$100 million, plus in transportation funding committed to Ascension

Having just retired a similar amount of debt, Ascension’s Parish Council enacted the ordinance reissuing $25 million in bonds dedicated to a transportation improvement initiative branded Move Ascension on June 15, 2017.  Another $10 million kicked in from “cash reserves,” the initiative began with $35 million with another $60 million or so from various sources totaling north of $95 million toward Move Ascension’s efforts.  Depicted in the image above:

  • $36,357,500 emanated from various federal funds;
  • $12,100,000 from Traffic Impact Fees tied to new subdivision development since adoption of that ordinance in April 2016;
  • $10,000,000 in COVID-related allocations; and
  • $2,000,000 via state funds.

Coming up on six years since the governing authority issued those bonds, Move Ascension has undertaken…

“C & G” designation denotes “Clearing & Grubbing”

Heavy on roundabouts in Prairieville, five such projects will be in construction simultaneously in the near future according to HNTB’s Jeff Burst.  Having expended a healthy chunk of the $95 million, plus in funds, the initiative has moved on to identify additional projects…

“A number of projects are in design currently,” Burst told the Council Transportation Committee last week, adding that No. 10 above is a joint Cooperative Endeavor with Ascension’s School Board.

Hwy 73 is a particular focus as the initiative progresses, with a roundabouts at its intersections with Hwy 74, the future connector road linking Hwy 73 to Bluff Road, and Cornerview Road.  Ideally Hwy 73 will be four-laned from the Bluff Road connector all the way south to Hwy 30.  Fund-raising efforts will have to ramp up significantly to effectuate that lofty ambition.

To that end Burst’s analysis has focused on dual-lane roundabouts able to accommodate additional travel lanes.  “The parish president has instructed” HNTB to do so.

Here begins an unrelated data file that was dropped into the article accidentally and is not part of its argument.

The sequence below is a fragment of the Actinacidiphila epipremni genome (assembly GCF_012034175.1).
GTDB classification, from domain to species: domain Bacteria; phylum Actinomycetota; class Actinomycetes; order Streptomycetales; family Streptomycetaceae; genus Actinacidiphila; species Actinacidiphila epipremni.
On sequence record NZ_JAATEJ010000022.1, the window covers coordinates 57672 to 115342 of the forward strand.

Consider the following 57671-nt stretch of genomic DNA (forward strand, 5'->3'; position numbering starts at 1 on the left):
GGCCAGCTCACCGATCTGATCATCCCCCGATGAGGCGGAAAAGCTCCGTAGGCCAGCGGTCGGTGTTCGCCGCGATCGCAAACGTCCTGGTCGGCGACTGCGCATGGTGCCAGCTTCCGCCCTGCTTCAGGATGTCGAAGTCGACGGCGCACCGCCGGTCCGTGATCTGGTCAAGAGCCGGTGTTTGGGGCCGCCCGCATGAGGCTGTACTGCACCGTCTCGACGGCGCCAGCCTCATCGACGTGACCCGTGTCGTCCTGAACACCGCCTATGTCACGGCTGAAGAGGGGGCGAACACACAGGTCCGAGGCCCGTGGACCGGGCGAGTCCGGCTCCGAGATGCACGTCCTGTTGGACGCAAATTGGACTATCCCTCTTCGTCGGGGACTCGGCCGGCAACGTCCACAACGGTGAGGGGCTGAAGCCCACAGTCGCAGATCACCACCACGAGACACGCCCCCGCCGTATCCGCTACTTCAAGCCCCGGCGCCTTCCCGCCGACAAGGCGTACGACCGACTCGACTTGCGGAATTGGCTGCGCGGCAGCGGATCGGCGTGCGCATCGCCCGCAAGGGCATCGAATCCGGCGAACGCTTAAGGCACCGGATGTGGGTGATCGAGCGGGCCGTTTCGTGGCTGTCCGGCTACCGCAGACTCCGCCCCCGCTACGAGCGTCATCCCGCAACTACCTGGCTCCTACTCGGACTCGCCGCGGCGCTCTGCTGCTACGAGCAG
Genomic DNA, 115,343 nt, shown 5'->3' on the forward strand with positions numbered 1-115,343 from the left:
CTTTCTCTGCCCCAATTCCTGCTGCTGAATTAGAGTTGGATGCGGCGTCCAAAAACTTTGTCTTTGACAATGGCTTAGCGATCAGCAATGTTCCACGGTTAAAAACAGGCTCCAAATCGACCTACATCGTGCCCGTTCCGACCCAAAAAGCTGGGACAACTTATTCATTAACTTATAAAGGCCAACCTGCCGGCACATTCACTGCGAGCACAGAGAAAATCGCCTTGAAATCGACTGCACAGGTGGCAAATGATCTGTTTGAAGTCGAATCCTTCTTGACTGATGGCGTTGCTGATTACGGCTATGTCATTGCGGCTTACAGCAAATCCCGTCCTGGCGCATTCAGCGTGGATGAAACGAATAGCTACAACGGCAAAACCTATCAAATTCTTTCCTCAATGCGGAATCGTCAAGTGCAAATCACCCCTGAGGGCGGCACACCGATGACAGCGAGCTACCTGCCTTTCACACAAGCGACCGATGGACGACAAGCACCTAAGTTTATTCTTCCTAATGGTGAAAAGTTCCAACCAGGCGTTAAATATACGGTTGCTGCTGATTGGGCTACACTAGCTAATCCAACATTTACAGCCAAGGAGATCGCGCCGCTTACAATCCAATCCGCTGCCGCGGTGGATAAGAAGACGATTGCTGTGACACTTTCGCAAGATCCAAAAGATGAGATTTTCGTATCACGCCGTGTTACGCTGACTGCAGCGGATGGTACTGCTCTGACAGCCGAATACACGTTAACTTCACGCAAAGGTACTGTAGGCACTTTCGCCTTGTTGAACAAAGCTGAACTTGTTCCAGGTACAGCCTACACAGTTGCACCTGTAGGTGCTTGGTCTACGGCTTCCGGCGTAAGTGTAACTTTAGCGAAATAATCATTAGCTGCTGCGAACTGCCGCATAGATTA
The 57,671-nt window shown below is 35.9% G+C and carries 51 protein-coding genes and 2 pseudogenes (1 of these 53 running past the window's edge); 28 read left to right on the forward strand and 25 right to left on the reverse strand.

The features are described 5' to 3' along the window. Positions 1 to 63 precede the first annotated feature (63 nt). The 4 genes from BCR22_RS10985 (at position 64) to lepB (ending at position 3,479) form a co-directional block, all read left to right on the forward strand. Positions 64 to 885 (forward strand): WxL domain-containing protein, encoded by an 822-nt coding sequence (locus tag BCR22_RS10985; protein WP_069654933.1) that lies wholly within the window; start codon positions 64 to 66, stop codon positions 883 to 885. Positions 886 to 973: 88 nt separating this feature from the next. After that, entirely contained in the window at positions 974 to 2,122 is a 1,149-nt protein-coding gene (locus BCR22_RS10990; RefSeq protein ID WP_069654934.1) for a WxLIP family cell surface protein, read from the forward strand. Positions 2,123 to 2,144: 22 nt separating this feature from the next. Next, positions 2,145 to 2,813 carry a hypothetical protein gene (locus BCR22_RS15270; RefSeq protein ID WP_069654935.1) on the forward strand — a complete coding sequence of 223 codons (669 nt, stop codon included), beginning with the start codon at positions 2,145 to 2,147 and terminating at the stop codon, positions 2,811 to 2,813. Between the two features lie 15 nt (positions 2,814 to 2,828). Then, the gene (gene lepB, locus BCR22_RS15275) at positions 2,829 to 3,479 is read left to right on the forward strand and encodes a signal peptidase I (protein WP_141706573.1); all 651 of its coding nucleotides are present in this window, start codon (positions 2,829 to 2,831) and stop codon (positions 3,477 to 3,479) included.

Hwy 431 bisecting St. Amant is another traffic congestion hot spot.  Acutely felt by Councilman Chase Melancon and his constituency, three intersections routinely back up during drive time because, in Melancon’s opinion, they lack left-hand turn lanes.

  • Churchpoint Road where St. Amant High School is sited;
  • Bayou Narcisse; and
  • Hwy 621…

“are the worst congested areas in the Hwy 431 corridor.”

Beginning his 20th year on the Council, newly-ordained Transportation Committee chairman (what was Council Chairman Melancon thinking here, we digress) blamed motorists from Livingston Parish for the worst drive time congestion.  Lambert opined that nonexistent left-hand turn lanes on Hwy 431 and Hwy 931 (both state highways) are a culprit.  Would it be possible to convince Louisiana DOTD to prohibit left turns “because we have to keep traffic moving?” he wondered.

Unfortunately, Lambert did not see this coming during his two-decade tenure.

A separate funding source, the federal Infrastructure, Investment and Jobs Act, has provided $4.3 million for Ascension to replace bridges.

Traffic Engineer Joey Tureau “had a couple of days” to choose the bridges in most need of replacement.  Starting with a priority list provided by Gulf Engineers & Consultants Project Coordinator Bill King, Tureau identified the bridge at Devall Road (built in 1970) and Beco Road spanning Duck Roost Bayou (built in 1994) as those most “in need of replacing.”

All told that comes to $100 million dollars, not counting the federally-funded roundabouts planned for Hwy 30 in or near the City of Gonzales.  Bids were supposed to be let last week but pushed back to early March, more than a decade after initial project approval.

 

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